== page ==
Interesting Facts About The African Penguin

Amelia B

Today we will tell you interesting facts about the African penguin. The African penguin is a small bird belonging to the family of Spheniscidae.

Nature conservation status

The number of African penguins decreased dramatically in the early 20th century due to human development of nesting biotopes, oil pollution of coastal waters, and several other reasons also related to human activities.

Thus, if by the beginning of the 21st century the number of this species was estimated at 4 million, by the end of the 20th century only 10% remained. Thus, the number of African penguins has fallen by dozens of times, and now, according to various estimates, ranges from 50,000 to 17,000 individuals.

At present, this penguin is listed in the Red List of South Africa and the International Red List in the group of endangered species (IUCN).

African penguin and man

All of the reasons behind this sharp decline in the number of African penguins are related to human activities. These include unlimited egg collection (prohibited only in 1969), the oil spill off the coast of South Africa, overfishing of small fish that feed the penguins, and human development of the nesting biotopes of these birds.

At present, the African penguin is under strict protection, and there are National Park or simply protected areas in its nesting sites. Tourist visits to these places, if allowed, are subject to strict rules. Visitors walk on specially laid wooden bridges raised above the ground, it is strictly prohibited to approach, touch, and feed birds.

Under this regime, penguins react completely calmly to the presence of people. Also, for penguins nesting on the sandy shore, there are special nesting houses. Now there is hope that the African penguin can be saved from complete extinction.

At present, the African penguin is under strict protection, in its nesting places created National Park or just protected areas. Tourist visits to these places, if allowed, are subject to strict rules. Visitors walk on specially laid wooden bridges raised above the ground, it is strictly forbidden to approach, touch, and feed birds. Under this regime, penguins react completely calmly to the presence of people. Also, for penguins nesting on the sandy shore, there are special nesting houses. Now there is hope that the African penguin can be saved from complete extinction.

Distribution and habitat

The African penguin nests on the southern and southwestern coast of Africa, washed by the cold Bengal current. For nesting colonies, it chooses rocky areas of the coast, but can also nest on the sandy shore. In national parks, people put up special shelter houses for them.

Appearance and coloring

The coloring of the African penguin is typical for all penguins – black back, white chest, and belly. It got its name for a peculiar pattern on his head. On his chest up to his paws is a narrow black stripe in the form of a horseshoe. The beak and the legs are black. The height of the African penguin reaches 65-70 cm, body weight up to 4 kg. Females are slightly smaller than males.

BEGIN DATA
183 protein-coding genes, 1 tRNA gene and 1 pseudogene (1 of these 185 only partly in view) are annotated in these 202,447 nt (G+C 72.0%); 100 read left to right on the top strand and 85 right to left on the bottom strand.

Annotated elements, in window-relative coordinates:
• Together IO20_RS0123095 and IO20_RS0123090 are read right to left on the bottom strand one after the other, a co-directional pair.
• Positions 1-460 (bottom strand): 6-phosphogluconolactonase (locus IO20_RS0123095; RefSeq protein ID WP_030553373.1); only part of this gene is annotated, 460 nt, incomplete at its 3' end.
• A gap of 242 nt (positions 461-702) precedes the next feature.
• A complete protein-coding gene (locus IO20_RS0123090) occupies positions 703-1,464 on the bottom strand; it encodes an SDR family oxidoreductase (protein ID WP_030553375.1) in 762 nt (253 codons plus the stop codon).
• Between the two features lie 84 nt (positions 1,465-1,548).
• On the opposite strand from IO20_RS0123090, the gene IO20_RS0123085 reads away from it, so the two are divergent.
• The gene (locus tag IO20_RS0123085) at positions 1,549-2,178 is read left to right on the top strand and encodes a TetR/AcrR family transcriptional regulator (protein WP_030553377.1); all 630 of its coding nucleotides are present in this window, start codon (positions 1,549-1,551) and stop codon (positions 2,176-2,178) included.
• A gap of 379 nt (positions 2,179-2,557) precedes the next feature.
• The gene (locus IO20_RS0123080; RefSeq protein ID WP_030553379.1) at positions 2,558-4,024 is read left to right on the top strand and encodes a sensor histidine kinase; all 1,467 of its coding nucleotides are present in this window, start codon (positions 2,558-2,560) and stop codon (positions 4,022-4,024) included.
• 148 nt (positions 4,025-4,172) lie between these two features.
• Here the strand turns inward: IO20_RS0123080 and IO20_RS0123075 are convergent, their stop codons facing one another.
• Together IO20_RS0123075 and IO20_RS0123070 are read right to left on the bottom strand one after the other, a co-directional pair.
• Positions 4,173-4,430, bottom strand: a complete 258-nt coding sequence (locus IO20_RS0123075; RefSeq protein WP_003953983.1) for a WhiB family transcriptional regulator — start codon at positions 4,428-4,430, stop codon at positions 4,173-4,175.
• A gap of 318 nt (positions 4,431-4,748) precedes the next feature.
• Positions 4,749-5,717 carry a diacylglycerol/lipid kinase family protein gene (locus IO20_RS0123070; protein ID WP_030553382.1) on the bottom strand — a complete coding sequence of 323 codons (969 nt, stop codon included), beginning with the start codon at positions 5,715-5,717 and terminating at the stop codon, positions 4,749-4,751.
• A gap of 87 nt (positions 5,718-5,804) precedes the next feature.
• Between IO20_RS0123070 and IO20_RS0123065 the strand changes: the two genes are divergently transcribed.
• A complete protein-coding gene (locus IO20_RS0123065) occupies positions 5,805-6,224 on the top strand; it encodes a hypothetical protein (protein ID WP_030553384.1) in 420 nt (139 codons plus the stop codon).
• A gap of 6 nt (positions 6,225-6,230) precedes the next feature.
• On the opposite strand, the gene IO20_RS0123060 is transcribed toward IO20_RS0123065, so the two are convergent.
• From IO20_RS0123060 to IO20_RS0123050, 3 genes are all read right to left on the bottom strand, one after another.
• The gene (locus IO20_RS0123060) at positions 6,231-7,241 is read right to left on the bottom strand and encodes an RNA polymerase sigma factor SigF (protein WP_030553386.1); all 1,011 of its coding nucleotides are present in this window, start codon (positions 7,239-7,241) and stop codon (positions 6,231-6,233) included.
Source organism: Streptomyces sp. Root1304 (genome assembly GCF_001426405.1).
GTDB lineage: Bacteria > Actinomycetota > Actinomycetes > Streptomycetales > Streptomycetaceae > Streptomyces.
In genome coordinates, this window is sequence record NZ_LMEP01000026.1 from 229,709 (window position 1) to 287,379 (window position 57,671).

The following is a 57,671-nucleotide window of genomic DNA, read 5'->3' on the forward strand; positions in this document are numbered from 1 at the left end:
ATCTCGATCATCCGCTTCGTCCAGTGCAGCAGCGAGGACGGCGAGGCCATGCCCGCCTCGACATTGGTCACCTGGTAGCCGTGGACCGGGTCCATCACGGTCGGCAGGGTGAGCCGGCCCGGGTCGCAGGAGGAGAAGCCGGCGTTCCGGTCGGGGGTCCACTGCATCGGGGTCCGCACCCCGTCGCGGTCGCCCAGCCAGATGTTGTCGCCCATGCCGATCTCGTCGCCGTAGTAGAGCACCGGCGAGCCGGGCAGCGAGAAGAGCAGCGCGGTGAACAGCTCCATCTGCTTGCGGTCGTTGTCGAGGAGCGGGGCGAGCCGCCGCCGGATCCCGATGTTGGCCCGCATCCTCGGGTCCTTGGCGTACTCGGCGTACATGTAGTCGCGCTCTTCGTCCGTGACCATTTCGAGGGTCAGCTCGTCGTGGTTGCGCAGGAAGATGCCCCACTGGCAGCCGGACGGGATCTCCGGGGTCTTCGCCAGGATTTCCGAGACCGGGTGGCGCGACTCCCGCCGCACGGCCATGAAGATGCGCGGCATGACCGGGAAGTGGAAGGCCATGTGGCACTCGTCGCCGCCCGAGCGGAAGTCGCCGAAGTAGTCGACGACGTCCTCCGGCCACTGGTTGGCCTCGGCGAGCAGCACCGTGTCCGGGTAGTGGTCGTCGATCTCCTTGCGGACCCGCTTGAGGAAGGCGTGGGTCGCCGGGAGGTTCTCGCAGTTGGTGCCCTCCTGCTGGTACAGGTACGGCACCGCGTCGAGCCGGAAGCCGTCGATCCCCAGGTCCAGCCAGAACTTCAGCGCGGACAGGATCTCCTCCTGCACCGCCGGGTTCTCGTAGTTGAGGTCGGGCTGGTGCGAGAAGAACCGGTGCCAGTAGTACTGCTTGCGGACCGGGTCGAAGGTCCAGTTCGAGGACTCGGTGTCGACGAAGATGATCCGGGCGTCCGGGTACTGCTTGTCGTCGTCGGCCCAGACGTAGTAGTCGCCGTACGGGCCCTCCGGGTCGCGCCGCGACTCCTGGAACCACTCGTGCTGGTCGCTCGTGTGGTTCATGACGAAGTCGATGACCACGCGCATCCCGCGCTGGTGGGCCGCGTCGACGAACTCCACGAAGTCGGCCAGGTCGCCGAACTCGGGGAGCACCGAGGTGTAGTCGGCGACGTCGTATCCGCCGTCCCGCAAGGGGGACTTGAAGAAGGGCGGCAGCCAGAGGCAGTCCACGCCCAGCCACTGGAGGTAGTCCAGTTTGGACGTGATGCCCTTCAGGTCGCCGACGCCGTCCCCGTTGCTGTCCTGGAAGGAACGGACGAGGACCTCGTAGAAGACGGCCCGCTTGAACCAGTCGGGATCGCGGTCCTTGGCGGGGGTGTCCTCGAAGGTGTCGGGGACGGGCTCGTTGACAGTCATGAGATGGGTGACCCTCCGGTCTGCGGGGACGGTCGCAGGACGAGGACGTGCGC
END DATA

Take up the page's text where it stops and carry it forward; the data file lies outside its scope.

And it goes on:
Lifestyle and social behavior

The African penguins spend most of the year at sea, but by the beginning of the breeding season come to the islands or parts of the coast of South Africa. However, during migration, they do not sail far from the coast, so they are classified as sedentary species. Like all penguins, the water feels easy and free.

They can reach speeds up to 20 km / h, dive to a depth of 100 m, hold their breath for 2-3 minutes. During the hunting can swim 70-120 km. Special organs on the head (pink “eyebrows” above the eyes) help these penguins to maintain the necessary body temperature.

The higher the bird’s body temperature, the more blood is directed to these organs. And thanks to their thin skin, the blood in them is quickly cooled by the surrounding air. During molting, penguins do not immerse themselves in water and lose the ability to feed. They spend about 20 days on land without eating. African penguins have many enemies, both in the water and onshore.

The main enemy, of course, is man, and in both environments of the penguins (catching birds, collecting eggs, pollution, etc.). In the water, sharks are hunted for penguins, and less often – seals. With the latter, the African penguins are also competing on land for places of rookeries and nesting colonies, and in the water – for food. For chicks and eggs on land, the danger is posed by large gulls and, in some places, feral cats.

Nutrition and feed behavior

They eat African penguins with small flocks of fish (fry herring, anchovies, sardines); they eat about 500 g of fish per day. Human overfishing off the coast of Africa is one of the reasons for the decline in this species of penguins.


The voice of the African penguin is loud, sharp, similar to the cry of a donkey, for which he is sometimes called a donkey penguin (in English it is called a donkey).

Reproduction and parenting behavior

The African penguin’s breeding season is not pronounced and varies depending on the place. Thus, in the northwest of the range, the peak breeding season is November-January, in the southwest – May-July, in the east – April-June.

African penguins are monogamous, 80-90% of pairs stay together for the next nesting season, and each pair returns to the same colony and the same nest. It is known cases when permanent pairs were kept for 10 years.